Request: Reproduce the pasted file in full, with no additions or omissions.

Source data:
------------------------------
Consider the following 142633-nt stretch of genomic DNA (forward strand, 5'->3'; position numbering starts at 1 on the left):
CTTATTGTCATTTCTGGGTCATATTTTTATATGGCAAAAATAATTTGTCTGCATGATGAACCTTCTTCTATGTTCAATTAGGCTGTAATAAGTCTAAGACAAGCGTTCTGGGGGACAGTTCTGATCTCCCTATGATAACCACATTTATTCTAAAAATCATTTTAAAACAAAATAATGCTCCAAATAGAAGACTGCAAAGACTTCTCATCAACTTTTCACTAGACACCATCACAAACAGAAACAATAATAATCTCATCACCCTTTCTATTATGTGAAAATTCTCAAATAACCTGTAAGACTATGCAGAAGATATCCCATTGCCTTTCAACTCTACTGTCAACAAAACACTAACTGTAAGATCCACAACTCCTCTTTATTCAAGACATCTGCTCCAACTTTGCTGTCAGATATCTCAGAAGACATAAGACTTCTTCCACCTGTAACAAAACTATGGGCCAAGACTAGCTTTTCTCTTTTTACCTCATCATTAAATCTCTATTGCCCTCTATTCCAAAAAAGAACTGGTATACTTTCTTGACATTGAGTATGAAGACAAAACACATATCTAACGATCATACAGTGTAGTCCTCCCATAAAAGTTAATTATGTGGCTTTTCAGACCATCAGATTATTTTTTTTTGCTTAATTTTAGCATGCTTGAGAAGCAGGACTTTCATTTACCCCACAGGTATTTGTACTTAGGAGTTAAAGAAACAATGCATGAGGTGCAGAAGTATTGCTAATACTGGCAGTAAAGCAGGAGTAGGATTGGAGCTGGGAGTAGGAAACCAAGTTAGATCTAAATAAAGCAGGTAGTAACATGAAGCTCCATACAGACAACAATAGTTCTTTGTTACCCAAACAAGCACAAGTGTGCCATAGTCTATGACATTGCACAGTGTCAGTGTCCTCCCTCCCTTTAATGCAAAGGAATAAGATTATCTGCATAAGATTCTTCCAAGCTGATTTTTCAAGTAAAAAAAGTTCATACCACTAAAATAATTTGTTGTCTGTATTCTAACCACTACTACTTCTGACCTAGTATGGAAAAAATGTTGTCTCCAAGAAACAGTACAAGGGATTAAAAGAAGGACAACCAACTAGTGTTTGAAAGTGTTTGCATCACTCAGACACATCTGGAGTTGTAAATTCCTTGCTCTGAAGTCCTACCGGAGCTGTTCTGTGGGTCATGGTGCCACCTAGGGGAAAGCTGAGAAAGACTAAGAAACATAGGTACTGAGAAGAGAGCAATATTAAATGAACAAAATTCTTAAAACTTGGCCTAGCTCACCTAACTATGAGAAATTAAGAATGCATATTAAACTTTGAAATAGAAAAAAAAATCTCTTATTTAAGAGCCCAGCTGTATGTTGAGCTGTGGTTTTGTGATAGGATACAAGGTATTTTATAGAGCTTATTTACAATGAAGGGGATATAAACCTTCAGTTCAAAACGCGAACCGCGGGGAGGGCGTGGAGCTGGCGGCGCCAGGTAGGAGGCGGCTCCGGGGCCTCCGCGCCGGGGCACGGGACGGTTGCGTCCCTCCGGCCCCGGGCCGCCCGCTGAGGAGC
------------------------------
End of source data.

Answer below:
Consider the following 142633-nt stretch of genomic DNA (forward strand, 5'->3'; position numbering starts at 1 on the left):
CTTATTGTCATTTCTGGGTCATATTTTTATATGGCAAAAATAATTTGTCTGCATGATGAACCTTCTTCTATGTTCAATTAGGCTGTAATAAGTCTAAGACAAGCGTTCTGGGGGACAGTTCTGATCTCCCTATGATAACCACATTTATTCTAAAAATCATTTTAAAACAAAATAATGCTCCAAATAGAAGACTGCAAAGACTTCTCATCAACTTTTCACTAGACACCATCACAAACAGAAACAATAATAATCTCATCACCCTTTCTATTATGTGAAAATTCTCAAATAACCTGTAAGACTATGCAGAAGATATCCCATTGCCTTTCAACTCTACTGTCAACAAAACACTAACTGTAAGATCCACAACTCCTCTTTATTCAAGACATCTGCTCCAACTTTGCTGTCAGATATCTCAGAAGACATAAGACTTCTTCCACCTGTAACAAAACTATGGGCCAAGACTAGCTTTTCTCTTTTTACCTCATCATTAAATCTCTATTGCCCTCTATTCCAAAAAAGAACTGGTATACTTTCTTGACATTGAGTATGAAGACAAAACACATATCTAACGATCATACAGTGTAGTCCTCCCATAAAAGTTAATTATGTGGCTTTTCAGACCATCAGATTATTTTTTTTTGCTTAATTTTAGCATGCTTGAGAAGCAGGACTTTCATTTACCCCACAGGTATTTGTACTTAGGAGTTAAAGAAACAATGCATGAGGTGCAGAAGTATTGCTAATACTGGCAGTAAAGCAGGAGTAGGATTGGAGCTGGGAGTAGGAAACCAAGTTAGATCTAAATAAAGCAGGTAGTAACATGAAGCTCCATACAGACAACAATAGTTCTTTGTTACCCAAACAAGCACAAGTGTGCCATAGTCTATGACATTGCACAGTGTCAGTGTCCTCCCTCCCTTTAATGCAAAGGAATAAGATTATCTGCATAAGATTCTTCCAAGCTGATTTTTCAAGTAAAAAAAGTTCATACCACTAAAATAATTTGTTGTCTGTATTCTAACCACTACTACTTCTGACCTAGTATGGAAAAAATGTTGTCTCCAAGAAACAGTACAAGGGATTAAAAGAAGGACAACCAACTAGTGTTTGAAAGTGTTTGCATCACTCAGACACATCTGGAGTTGTAAATTCCTTGCTCTGAAGTCCTACCGGAGCTGTTCTGTGGGTCATGGTGCCACCTAGGGGAAAGCTGAGAAAGACTAAGAAACATAGGTACTGAGAAGAGAGCAATATTAAATGAACAAAATTCTTAAAACTTGGCCTAGCTCACCTAACTATGAGAAATTAAGAATGCATATTAAACTTTGAAATAGAAAAAAAAATCTCTTATTTAAGAGCCCAGCTGTATGTTGAGCTGTGGTTTTGTGATAGGATACAAGGTATTTTATAGAGCTTATTTACAATGAAGGGGATATAAACCTTCAGTTCAAAACGCGAACCGCGGGGAGGGCGTGGAGCTGGCGGCGCCAGGTAGGAGGCGGCTCCGGGGCCTCCGCGCCGGGGCACGGGACGGTTGCGTCCCTCCGGCCCCGGGCCGCCCGCTGAGGAGC